Study finds link between success and extracurriculars
March 11-17, 2019
By Derek Walter
In partnership with the Arkansas Department of Education and the Office for Education Policy at the University of Arkansas, the Arkansas Activities Association has released a study relating students’ success in the classroom to their participation in extracurricular activities. To conduct the study, students from the graduating class of 2018 identified by school personnel as participating in AAA activities, were compared with students who were not identified as participating in AAA activities. Participating students were compared with non-participating students on school attendance, disciplinary actions, average GPA, and graduation rate. In addition, the 11th grade ACT scores of those students who participated were compared with those students who did not participate.
1. What percentage of students in the class of 2018 participated in AAA activities?
School personnel identified 46 percent of students as participating in AAA activities. Participation rates were similar across gender, with 47 percent of females and 46 percent of males. participating in AAA activities. Over half of white students participated (52 percent), compared to 36 percent of Black students and 32 percent of Hispanic students. Students who were identified by school personnel as participating in the Federal Free/Reduced Lunch program (FRL), which is based on low household income, were less likely to participate in AAA than their non-FRL peers: 41 percent of FRL students participated compared to 52 percent of non-FRL students.
2. Did attendance rates differ between AAA participants and non-AAA participating students?
Yes, AAA participating students were less likely to miss school: AAA students attended 95 percent of the school days during their senior year, while non-AAA students attended 92 percent.
3. Did AAA participants perform better on the ACT than non-AAA participating students?
Yes, AAA participating students scored higher on their 11th grade ACT. AAA students received an ACT Composite score of 19.95, while non-AAA students received an ACT Composite score of 17.98.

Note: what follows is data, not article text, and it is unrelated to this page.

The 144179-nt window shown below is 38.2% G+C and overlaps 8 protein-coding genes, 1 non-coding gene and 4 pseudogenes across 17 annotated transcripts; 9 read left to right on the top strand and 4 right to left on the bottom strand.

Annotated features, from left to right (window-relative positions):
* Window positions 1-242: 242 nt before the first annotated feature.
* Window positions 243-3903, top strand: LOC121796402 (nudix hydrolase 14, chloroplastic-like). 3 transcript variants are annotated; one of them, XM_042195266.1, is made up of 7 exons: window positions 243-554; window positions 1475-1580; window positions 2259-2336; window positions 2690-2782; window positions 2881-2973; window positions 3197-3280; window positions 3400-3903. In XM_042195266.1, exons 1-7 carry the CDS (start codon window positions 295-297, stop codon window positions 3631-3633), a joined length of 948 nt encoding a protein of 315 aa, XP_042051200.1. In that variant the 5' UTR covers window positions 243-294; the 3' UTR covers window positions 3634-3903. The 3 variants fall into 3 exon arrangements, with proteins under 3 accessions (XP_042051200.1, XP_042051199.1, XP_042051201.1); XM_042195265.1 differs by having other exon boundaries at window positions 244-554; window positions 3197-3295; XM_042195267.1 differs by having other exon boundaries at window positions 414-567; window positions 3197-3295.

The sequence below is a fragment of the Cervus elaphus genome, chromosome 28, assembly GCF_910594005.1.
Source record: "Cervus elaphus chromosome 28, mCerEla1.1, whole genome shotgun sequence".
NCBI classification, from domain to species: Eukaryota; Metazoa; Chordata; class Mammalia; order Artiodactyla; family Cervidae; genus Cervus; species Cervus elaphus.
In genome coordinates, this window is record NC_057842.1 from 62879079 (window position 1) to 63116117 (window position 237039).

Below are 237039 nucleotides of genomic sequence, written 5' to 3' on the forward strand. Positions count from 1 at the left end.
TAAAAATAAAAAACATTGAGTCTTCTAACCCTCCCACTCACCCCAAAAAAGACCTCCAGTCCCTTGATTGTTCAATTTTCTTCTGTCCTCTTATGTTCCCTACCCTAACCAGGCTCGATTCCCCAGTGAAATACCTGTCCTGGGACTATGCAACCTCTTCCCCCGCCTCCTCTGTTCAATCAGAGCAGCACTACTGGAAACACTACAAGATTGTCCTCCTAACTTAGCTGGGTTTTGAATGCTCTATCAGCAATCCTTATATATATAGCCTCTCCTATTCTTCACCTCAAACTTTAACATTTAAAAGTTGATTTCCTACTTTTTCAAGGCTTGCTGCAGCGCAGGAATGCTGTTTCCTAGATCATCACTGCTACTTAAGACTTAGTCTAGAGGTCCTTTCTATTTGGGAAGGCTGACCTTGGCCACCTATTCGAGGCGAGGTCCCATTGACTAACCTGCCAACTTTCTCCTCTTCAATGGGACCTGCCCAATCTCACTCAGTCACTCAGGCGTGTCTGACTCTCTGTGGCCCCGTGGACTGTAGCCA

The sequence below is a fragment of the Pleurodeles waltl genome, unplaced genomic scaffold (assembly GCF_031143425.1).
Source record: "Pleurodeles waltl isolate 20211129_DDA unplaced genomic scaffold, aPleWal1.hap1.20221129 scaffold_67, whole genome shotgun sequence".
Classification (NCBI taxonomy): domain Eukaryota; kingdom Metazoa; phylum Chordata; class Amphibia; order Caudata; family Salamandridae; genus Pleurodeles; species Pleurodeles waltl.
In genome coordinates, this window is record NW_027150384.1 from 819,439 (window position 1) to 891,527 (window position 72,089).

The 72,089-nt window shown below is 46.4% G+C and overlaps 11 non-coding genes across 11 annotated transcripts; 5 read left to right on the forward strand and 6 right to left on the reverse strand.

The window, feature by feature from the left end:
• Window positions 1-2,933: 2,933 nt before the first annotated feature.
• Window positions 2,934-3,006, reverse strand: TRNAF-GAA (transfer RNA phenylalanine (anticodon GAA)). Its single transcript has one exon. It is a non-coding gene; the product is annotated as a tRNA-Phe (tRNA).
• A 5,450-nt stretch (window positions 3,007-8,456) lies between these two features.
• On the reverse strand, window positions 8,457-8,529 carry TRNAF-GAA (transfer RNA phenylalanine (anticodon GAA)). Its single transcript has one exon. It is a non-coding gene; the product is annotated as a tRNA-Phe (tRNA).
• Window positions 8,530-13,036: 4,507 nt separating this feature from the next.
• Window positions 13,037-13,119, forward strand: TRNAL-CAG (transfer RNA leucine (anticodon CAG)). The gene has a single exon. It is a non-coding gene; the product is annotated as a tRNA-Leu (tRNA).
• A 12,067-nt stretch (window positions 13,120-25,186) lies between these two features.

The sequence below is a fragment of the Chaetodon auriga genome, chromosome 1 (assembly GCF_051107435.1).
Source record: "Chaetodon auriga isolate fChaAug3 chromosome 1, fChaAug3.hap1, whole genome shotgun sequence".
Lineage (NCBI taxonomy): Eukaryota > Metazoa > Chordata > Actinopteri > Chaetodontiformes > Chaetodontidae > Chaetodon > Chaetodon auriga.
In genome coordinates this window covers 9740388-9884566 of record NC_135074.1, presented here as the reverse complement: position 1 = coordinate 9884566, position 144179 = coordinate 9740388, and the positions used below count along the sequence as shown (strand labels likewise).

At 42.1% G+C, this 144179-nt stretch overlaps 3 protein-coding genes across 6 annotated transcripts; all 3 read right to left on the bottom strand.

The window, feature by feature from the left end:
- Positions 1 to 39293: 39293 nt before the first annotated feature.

4. Did GPA differ between AAA participants and non-AAA participating students?
Yes, on average AAA participating students received higher GPAs during their senior year. AAA students received an average GPA of 3.32, compared to the non-AAA student GPA of 2.97.
5. Did disciplinary rates differ between AAA participants and non-AAA participating students?
Yes, AAA participating students were less likely to be involved in disciplinary incidents: AAA students were involved in disciplinary incidents at a rate of 31.54 disciplinary actions per 100 students, compared to the non-AAA student rate of 38.34.
6. Did graduation rates differ between AAA participants and non-AAA participating students?
Yes, AAA participating students were more likely to graduate: AAA students graduated at a rate of 99 percent compared to the non-AAA student rate of 89 percent.
It is important to note that students who participate in AAA activities are more likely to be economically advantaged than students who do not participate in AAA activities. Only 47 percent of AAA students were eligible for FRL, compared to 58 percent of non-AAA students. More advantaged students demonstrate higher rates of school attendance, are less likely to be involved in disciplinary incidents at school, demonstrate higher academic outcomes as measured by GPA and ACT scores, and are more likely to graduate than their more disadvantaged peers.
Multivariate analyses were conducted to determine if AAA participation continued to be positively associated with the outcomes once student demographic characteristics (FRL status, gender, and race) were taken into account. Statistically significant positive effects were found for AAA participation with regard to GPA (+0.30 points), graduation (10 percent more likely to graduate), attendance (+12 more days per year) and discipline (10 percent fewer incidents).
All data for these analyses was provided by the Arkansas Department of Education.
Source: Arkansas Activities Association